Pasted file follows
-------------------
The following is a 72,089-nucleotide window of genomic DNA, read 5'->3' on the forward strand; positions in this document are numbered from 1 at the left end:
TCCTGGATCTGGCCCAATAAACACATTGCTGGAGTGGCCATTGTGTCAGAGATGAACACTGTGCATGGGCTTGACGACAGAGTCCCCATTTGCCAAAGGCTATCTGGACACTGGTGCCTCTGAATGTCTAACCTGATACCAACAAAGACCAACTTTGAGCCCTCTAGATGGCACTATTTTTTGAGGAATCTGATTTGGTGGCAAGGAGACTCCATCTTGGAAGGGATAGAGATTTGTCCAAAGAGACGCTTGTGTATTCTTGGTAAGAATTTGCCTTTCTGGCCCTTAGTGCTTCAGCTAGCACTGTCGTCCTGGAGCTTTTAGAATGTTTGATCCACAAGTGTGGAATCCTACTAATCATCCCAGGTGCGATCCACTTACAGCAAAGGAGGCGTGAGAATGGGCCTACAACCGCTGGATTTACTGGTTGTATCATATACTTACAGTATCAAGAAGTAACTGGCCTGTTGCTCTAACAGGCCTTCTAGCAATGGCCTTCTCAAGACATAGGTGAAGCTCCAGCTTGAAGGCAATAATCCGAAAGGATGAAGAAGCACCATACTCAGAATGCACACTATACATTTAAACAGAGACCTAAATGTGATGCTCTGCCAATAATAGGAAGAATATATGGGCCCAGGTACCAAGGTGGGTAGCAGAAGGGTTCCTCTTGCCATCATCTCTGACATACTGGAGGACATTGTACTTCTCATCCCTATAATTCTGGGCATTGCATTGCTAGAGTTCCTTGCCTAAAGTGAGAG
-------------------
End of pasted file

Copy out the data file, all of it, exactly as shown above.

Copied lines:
The following is a 72,089-nucleotide window of genomic DNA, read 5'->3' on the forward strand; positions in this document are numbered from 1 at the left end:
TCCTGGATCTGGCCCAATAAACACATTGCTGGAGTGGCCATTGTGTCAGAGATGAACACTGTGCATGGGCTTGACGACAGAGTCCCCATTTGCCAAAGGCTATCTGGACACTGGTGCCTCTGAATGTCTAACCTGATACCAACAAAGACCAACTTTGAGCCCTCTAGATGGCACTATTTTTTGAGGAATCTGATTTGGTGGCAAGGAGACTCCATCTTGGAAGGGATAGAGATTTGTCCAAAGAGACGCTTGTGTATTCTTGGTAAGAATTTGCCTTTCTGGCCCTTAGTGCTTCAGCTAGCACTGTCGTCCTGGAGCTTTTAGAATGTTTGATCCACAAGTGTGGAATCCTACTAATCATCCCAGGTGCGATCCACTTACAGCAAAGGAGGCGTGAGAATGGGCCTACAACCGCTGGATTTACTGGTTGTATCATATACTTACAGTATCAAGAAGTAACTGGCCTGTTGCTCTAACAGGCCTTCTAGCAATGGCCTTCTCAAGACATAGGTGAAGCTCCAGCTTGAAGGCAATAATCCGAAAGGATGAAGAAGCACCATACTCAGAATGCACACTATACATTTAAACAGAGACCTAAATGTGATGCTCTGCCAATAATAGGAAGAATATATGGGCCCAGGTACCAAGGTGGGTAGCAGAAGGGTTCCTCTTGCCATCATCTCTGACATACTGGAGGACATTGTACTTCTCATCCCTATAATTCTGGGCATTGCATTGCTAGAGTTCCTTGCCTAAAGTGAGAG